There were a number of happy things about the recent holidays for me, and among them was reading all of the Harry Potter books again, from start to finish. It took a long time, but was a delightful exercise in experiencing something old in a new way. Some books I’d read multiple times; some only once. Years had separated my reading of each book before, just as the years have changed me since my last reading of them.
The first thing that took me by surprise was in one of the early books when Neville Longbottom’s parents are first mentioned. It’s noted that Frank Longbottom was an auror and that he and his wife were both tortured into insanity. I immediately put down the book, confused. Frank the auror and his wife? I had been under the impression that both Frank and Alice were aurors. Not to mention, I was now noticing, besides teachers, no women in the books seemed to have careers. Not Mrs. Weasley, not Aunt Petunia, not Mrs. Malfoy, and, apparently, not Alice Longbottom. It’s enough to make one wonder if Hermione should stick around as the smartest kid at Hogwarts, or just drop out and wait for her turn to sit around The Burrow, staring at the Weasley clock, awaiting Ron’s arrival home from whatever job he will certainly grow up to have.
I get a little sensitive about these things. I’ve always had some feminist arguments with HP, including, but not limited to, Harry being a boy and Dumbledore – as well as every other mentor of Harry’s – being a man. But overall, the books are just so great, so unique and so well written, I’ve never been able to hold their male dominance against them. The Alice Longbottom thing gave me pause though, because I was so sure she, as an auror, was one of those female exceptions.
In fact, in future books, the Longbottoms are indeed described as a auror duo. It seemed clear to me, however, that this was not case upon their first mention. It appears to be a decision J.K. Rowling made later on. Likewise, other elements enter the books as they go along that give the story a more enlightened, feminist feel, such as the appearance of Luna, a female character that doesn’t exist only in relation to someone else, Tonks, the development of Ginny’s character, and the pivot that occurs around book five when the entire wizarding world stops basking in the glory of how much Harry is like his father and realizes how much more he is like his mother. These things are nice touches, and I genuinely appreciated them.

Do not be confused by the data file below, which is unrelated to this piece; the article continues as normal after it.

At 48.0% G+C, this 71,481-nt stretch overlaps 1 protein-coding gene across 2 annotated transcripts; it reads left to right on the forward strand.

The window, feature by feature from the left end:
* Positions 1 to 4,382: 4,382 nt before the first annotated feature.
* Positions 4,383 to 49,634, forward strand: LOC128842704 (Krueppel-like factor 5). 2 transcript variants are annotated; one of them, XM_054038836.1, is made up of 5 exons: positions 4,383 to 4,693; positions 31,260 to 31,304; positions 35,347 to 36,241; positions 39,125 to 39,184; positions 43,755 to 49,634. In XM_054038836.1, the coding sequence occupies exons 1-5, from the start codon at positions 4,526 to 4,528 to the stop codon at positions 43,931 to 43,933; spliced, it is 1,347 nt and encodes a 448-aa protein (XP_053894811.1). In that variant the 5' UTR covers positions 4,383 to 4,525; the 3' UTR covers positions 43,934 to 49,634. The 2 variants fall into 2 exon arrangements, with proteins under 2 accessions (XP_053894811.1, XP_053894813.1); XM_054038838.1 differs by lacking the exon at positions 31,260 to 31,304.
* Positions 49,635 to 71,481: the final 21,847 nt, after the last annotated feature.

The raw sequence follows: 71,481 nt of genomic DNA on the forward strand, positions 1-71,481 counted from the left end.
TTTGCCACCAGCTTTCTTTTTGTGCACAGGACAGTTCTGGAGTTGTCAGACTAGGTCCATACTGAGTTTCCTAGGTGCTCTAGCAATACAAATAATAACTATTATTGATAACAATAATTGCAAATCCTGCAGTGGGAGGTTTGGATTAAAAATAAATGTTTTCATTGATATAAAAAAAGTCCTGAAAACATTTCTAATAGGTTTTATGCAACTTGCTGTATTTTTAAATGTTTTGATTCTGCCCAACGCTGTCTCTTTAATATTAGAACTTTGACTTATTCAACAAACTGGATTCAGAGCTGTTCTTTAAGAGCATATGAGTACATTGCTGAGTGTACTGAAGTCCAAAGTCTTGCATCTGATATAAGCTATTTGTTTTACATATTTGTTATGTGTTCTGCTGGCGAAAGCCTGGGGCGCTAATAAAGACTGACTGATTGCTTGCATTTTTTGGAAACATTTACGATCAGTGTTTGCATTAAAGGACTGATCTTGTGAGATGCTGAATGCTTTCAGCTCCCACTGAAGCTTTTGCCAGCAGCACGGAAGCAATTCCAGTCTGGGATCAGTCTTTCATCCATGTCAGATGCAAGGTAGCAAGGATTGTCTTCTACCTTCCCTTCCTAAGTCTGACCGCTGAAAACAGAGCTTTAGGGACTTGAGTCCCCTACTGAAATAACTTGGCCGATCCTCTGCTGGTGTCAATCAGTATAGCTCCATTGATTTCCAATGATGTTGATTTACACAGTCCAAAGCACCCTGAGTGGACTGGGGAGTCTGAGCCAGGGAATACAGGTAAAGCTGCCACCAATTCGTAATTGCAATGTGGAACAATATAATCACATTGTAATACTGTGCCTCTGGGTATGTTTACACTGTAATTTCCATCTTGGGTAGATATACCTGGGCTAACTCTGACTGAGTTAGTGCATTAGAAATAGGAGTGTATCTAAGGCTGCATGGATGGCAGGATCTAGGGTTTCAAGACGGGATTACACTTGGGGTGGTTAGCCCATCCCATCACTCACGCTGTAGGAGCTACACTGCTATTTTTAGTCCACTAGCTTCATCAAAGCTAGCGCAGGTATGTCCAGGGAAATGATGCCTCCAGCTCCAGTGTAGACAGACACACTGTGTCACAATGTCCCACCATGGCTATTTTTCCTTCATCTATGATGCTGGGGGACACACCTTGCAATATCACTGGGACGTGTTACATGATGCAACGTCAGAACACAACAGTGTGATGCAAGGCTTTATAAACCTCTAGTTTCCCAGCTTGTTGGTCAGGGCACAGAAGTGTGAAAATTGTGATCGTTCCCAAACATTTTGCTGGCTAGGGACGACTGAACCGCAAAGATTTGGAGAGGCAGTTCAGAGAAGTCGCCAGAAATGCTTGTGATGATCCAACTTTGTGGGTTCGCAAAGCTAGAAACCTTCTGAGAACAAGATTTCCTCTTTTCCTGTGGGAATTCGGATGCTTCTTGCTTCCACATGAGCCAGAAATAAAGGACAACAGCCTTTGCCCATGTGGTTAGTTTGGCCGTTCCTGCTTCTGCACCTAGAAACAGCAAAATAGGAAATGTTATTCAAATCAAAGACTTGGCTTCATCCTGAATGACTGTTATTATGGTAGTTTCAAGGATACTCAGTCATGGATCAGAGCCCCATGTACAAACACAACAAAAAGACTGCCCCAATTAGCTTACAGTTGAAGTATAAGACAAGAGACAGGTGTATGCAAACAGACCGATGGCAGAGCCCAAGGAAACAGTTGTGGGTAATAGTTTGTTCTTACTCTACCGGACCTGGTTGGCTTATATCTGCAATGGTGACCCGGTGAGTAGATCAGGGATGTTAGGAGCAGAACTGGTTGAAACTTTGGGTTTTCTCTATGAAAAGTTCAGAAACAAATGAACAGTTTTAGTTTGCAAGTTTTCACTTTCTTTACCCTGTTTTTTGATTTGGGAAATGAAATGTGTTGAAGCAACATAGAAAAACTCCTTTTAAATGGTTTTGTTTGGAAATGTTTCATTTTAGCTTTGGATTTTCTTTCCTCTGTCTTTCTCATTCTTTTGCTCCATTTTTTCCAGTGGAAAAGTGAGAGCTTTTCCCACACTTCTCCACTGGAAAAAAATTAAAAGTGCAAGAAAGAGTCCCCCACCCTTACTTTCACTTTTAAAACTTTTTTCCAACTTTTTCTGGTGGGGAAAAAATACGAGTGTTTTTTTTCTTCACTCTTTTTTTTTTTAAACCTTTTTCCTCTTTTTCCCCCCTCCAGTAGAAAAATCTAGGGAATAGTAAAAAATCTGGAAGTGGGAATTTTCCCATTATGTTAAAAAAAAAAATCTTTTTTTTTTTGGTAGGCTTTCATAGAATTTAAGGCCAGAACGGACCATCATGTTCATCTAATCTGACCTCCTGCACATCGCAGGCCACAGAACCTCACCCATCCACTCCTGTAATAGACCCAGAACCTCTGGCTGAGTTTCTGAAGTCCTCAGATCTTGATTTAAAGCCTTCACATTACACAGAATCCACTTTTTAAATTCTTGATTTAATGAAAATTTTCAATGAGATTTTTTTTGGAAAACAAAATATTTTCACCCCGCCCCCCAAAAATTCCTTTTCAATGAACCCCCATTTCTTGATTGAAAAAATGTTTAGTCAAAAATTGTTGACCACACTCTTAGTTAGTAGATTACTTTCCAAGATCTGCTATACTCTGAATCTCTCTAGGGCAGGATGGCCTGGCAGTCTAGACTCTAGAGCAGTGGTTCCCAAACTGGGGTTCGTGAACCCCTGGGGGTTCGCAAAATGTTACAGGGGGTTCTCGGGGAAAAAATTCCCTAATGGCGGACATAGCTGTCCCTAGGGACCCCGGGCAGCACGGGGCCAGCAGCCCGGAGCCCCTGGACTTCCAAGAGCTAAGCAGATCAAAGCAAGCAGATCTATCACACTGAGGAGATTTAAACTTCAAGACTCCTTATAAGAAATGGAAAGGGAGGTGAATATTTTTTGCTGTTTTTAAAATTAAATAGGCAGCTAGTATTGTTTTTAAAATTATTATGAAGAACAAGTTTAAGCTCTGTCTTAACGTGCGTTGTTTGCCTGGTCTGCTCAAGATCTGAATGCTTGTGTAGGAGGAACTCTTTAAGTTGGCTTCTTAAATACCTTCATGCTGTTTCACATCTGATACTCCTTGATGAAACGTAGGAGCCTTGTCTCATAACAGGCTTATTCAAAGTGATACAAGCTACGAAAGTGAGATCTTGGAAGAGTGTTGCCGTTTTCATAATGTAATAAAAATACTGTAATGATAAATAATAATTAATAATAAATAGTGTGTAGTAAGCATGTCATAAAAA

Not everyone gets the chance to make the dramatic and deep impression on the world J.K. Rowling did, and fewer still get to do so over the course of several thoughtful years. It seems clear to me that by the last book, Rowling applied serious feminist thinking to her characters and plot development that either wasn’t present at the beginning or she didn’t feel free to express.
As someone who spends a lot of time analyzing and criticizing so many people’s public expressions for their gender biases, it’s helpful for me to see the kind change that can happen within someone’s work. Coming out of the gate, we’re unlikely to be perfectly enlightened in every way in which we’d like to be. Failure to fairly and equally represent both genders in one’s body of work is a particularly easy thing to do; we are so mired in generations of thoughtless bias.
Criticisms and reminders of misogyny are certainly important, and there’s little chance I’ll stop calling them out wherever I see them. But it’s good to remember not to demonize the people themselves, as we all need time and experience to grow and evolve. The proof of that is as difficult to ignore as seven ginormous books for kids that can bewitch an adult for three solid weeks, even when she really needed to get back to work.